Tell a friend
Rate this Article
View Comments
(3 votes)

The Remarkable Road to Power: A Shaman’s Journey

The Remarkable Road to Power: A Shaman’s JourneybyLynn Andrews

I was climbing through steep mountain terrain in the Himalayas with my teachers, Agnes Whistling Elk, Ruby Plenty Chiefs, and Ani, a Nepalese hill woman. Below us, a fast-moving river plunged down a steep gorge.
Suddenly, Ani signaled for us to stop. Coming toward us were three Red Chinese soldiers. I bent over and held my pashamina shawl across my face, trying to look like a boy from the Nar Valley.
The soldiers spoke loudly in Chinese, pointing their rifles at us. Ani spoke to their heavy-set sergeant in Manang and Nepalese; when it was over, we were allowed to proceed. My teachers had successfully smuggled me into Tibet at a time when that was very dangerous! And that was just the beginning of our journey.
We were on our way to a gathering of my teachers, the 44 women of the Sisterhood of the Shields, an ancient society of shaman women from indigenous societies all over the world who have been the guardians of a women’s spirituality for millenniums. Shortly after this encounter, as night fell, we reached a place in the trail where two high mountains met and created a narrow passage. Almost immediately, we heard a strange groaning sound and the earth began to tremble.
Ani yelled, “Hug the cliff walls,” as huge boulders and shale pounded into a large pile in front of us. I was terrified; I felt totally helpless, and it showed. Ani sat down on a rock, then she turned to me.
“The mountain has given us an avalanche. The spirits of the mountain have presented you with a test.”
In response to my protests that the avalanche had nothing to do with me, she said, “Lynn, we are all responsible for our reality and for all the reality that surrounds us. We make our own problems. They don’t happen to us. If you are giving away your power or not, you are still responsible.”
I asked how we were going to get past the avalanche, and she answered, “We will do a ceremony.”
And when I asked what earthly good a ceremony would do, she told me, “That’s for you to discover and we will follow. Remember, there are no accidents. There is a reason for the mountain to test you in this way.”
As the women laid out the stones and chanted, I picked up a paper from the ground and unfolded it.
“This ceremony is for you, Spirit Woman,” it read, “as it is for all women. The soul of the mountain has sent you a gift. The gift lives beneath the avalanche of blockage that prevails within all sentient beings at this time. The mountain has sent you a sign. The trail is impassable, and yet it must be followed. Your life has been thus. To reach the next level you must find the gateway within your own being and the trail will become available to you once again.”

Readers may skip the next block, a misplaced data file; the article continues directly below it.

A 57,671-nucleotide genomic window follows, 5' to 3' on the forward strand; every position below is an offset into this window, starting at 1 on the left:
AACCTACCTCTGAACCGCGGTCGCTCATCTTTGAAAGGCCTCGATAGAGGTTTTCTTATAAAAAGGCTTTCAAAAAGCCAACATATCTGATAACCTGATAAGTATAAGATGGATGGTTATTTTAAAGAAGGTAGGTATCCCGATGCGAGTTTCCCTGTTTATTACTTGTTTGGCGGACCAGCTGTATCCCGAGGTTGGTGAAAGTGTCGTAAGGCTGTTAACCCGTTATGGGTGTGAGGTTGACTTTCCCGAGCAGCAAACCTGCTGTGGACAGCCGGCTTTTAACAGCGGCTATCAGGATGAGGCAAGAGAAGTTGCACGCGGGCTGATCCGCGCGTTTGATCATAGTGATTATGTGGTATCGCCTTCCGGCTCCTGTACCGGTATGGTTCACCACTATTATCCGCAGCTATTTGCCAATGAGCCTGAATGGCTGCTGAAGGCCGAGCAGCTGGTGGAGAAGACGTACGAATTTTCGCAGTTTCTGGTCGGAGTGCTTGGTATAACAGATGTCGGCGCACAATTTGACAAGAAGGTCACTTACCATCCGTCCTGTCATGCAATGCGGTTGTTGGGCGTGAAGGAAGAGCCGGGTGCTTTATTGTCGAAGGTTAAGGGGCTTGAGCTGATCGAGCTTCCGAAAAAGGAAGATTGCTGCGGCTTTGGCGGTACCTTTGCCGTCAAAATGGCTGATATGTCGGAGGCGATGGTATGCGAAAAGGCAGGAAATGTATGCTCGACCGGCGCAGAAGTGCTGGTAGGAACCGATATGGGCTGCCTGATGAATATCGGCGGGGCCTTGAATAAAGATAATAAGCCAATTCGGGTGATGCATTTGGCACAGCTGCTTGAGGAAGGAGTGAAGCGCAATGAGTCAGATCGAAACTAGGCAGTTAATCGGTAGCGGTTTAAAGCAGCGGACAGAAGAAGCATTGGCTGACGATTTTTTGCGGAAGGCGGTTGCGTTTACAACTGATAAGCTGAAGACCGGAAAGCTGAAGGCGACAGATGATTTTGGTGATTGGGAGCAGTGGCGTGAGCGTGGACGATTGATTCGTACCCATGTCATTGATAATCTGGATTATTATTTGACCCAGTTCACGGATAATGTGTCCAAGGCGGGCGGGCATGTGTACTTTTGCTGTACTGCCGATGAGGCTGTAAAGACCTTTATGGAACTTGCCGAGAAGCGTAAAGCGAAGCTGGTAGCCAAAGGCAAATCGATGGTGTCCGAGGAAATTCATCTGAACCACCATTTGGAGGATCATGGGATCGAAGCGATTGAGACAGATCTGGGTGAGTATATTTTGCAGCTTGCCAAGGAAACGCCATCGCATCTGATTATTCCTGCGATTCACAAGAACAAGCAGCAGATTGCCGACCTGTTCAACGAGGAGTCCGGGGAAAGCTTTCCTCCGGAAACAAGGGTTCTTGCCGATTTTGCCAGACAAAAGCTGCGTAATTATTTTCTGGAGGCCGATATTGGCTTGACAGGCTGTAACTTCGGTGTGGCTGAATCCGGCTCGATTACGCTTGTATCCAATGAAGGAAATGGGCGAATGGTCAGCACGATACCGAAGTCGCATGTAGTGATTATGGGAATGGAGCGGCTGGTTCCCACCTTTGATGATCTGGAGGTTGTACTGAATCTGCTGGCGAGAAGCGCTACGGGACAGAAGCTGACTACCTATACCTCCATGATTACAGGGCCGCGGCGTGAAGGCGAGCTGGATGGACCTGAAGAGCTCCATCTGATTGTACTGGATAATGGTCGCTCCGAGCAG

The study of shamanism is not a linear experience, where you attend lectures, read books and answer a series of questions to see if you have learned enough. That is a very mental way of learning, in which you gain power by going up the ladder, where you will find a few people at the top and everybody else at the bottom, struggling to get up the ladder somehow. It is one way to perceive energy, and it seems to be the dominant structure in our society.
The way the Sisterhood of the Shields perceives energy – and today I am honored to be a member of this ancient society of women – is through the sacred circle, where everyone sits equidistant from the center, which is the source of power. Shamanism is very much related to the harmonies of the earth, to finding balance and harmony with all that is around you, regardless of whether you like what is there or not. A shaman knows that all things are alive, that all things have energy, purpose and a far deeper meaning than what we see on the surface. A shaman is one who knows how to choreograph those energies toward a higher purpose in life.
You cannot teach anyone about life, nor can you heal, through endless explanation and lecture. People only truly learn through experience, through exploring what confronts them and finding in that situation their strengths and their own “avalanche of blockage.” Once you do that, you can shift the energies within you to a place of harmony and balance. If you want to heal the earth and the world around you, you must first heal yourself because otherwise you can’t even see the world as it really is.